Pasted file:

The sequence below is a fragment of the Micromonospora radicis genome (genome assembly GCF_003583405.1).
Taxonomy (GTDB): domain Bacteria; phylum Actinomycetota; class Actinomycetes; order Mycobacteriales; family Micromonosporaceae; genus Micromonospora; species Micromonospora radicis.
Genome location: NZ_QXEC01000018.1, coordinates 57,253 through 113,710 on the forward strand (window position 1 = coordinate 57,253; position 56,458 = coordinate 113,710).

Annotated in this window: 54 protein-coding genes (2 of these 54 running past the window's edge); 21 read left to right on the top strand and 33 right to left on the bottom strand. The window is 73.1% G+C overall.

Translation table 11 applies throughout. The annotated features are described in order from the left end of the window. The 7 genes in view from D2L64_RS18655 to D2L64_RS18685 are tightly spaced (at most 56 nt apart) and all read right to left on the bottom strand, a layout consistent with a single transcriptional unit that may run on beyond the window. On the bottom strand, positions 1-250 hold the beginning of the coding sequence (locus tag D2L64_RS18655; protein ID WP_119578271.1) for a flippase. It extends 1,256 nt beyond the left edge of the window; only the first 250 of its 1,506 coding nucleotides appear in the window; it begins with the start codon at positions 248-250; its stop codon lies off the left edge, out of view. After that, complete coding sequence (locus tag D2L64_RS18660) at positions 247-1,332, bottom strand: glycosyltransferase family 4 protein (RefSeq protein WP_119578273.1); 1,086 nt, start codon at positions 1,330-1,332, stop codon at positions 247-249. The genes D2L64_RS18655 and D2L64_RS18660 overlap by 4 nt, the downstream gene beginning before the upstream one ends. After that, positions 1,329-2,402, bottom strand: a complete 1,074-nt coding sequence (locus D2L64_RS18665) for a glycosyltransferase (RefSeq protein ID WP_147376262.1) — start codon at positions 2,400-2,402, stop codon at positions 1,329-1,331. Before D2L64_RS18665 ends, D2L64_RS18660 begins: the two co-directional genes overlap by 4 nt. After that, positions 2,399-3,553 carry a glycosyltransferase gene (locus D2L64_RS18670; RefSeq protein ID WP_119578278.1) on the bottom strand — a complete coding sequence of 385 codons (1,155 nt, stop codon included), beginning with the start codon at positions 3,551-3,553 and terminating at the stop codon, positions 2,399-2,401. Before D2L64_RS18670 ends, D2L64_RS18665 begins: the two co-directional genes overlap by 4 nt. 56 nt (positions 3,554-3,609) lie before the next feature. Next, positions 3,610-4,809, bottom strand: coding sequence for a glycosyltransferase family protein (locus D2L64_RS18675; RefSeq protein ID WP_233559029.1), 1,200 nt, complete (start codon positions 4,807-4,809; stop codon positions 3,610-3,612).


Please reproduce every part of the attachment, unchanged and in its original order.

The sequence below is a fragment of the Micromonospora radicis genome (genome assembly GCF_003583405.1).
Taxonomy (GTDB): domain Bacteria; phylum Actinomycetota; class Actinomycetes; order Mycobacteriales; family Micromonosporaceae; genus Micromonospora; species Micromonospora radicis.
Genome location: NZ_QXEC01000018.1, coordinates 57,253 through 113,710 on the forward strand (window position 1 = coordinate 57,253; position 56,458 = coordinate 113,710).

Annotated in this window: 54 protein-coding genes (2 of these 54 running past the window's edge); 21 read left to right on the top strand and 33 right to left on the bottom strand. The window is 73.1% G+C overall.

Translation table 11 applies throughout. The annotated features are described in order from the left end of the window. The 7 genes in view from D2L64_RS18655 to D2L64_RS18685 are tightly spaced (at most 56 nt apart) and all read right to left on the bottom strand, a layout consistent with a single transcriptional unit that may run on beyond the window. On the bottom strand, positions 1-250 hold the beginning of the coding sequence (locus tag D2L64_RS18655; protein ID WP_119578271.1) for a flippase. It extends 1,256 nt beyond the left edge of the window; only the first 250 of its 1,506 coding nucleotides appear in the window; it begins with the start codon at positions 248-250; its stop codon lies off the left edge, out of view. After that, complete coding sequence (locus tag D2L64_RS18660) at positions 247-1,332, bottom strand: glycosyltransferase family 4 protein (RefSeq protein WP_119578273.1); 1,086 nt, start codon at positions 1,330-1,332, stop codon at positions 247-249. The genes D2L64_RS18655 and D2L64_RS18660 overlap by 4 nt, the downstream gene beginning before the upstream one ends. After that, positions 1,329-2,402, bottom strand: a complete 1,074-nt coding sequence (locus D2L64_RS18665) for a glycosyltransferase (RefSeq protein ID WP_147376262.1) — start codon at positions 2,400-2,402, stop codon at positions 1,329-1,331. Before D2L64_RS18665 ends, D2L64_RS18660 begins: the two co-directional genes overlap by 4 nt. After that, positions 2,399-3,553 carry a glycosyltransferase gene (locus D2L64_RS18670; RefSeq protein ID WP_119578278.1) on the bottom strand — a complete coding sequence of 385 codons (1,155 nt, stop codon included), beginning with the start codon at positions 3,551-3,553 and terminating at the stop codon, positions 2,399-2,401. Before D2L64_RS18670 ends, D2L64_RS18665 begins: the two co-directional genes overlap by 4 nt. 56 nt (positions 3,554-3,609) lie before the next feature. Next, positions 3,610-4,809, bottom strand: coding sequence for a glycosyltransferase family protein (locus D2L64_RS18675; RefSeq protein ID WP_233559029.1), 1,200 nt, complete (start codon positions 4,807-4,809; stop codon positions 3,610-3,612).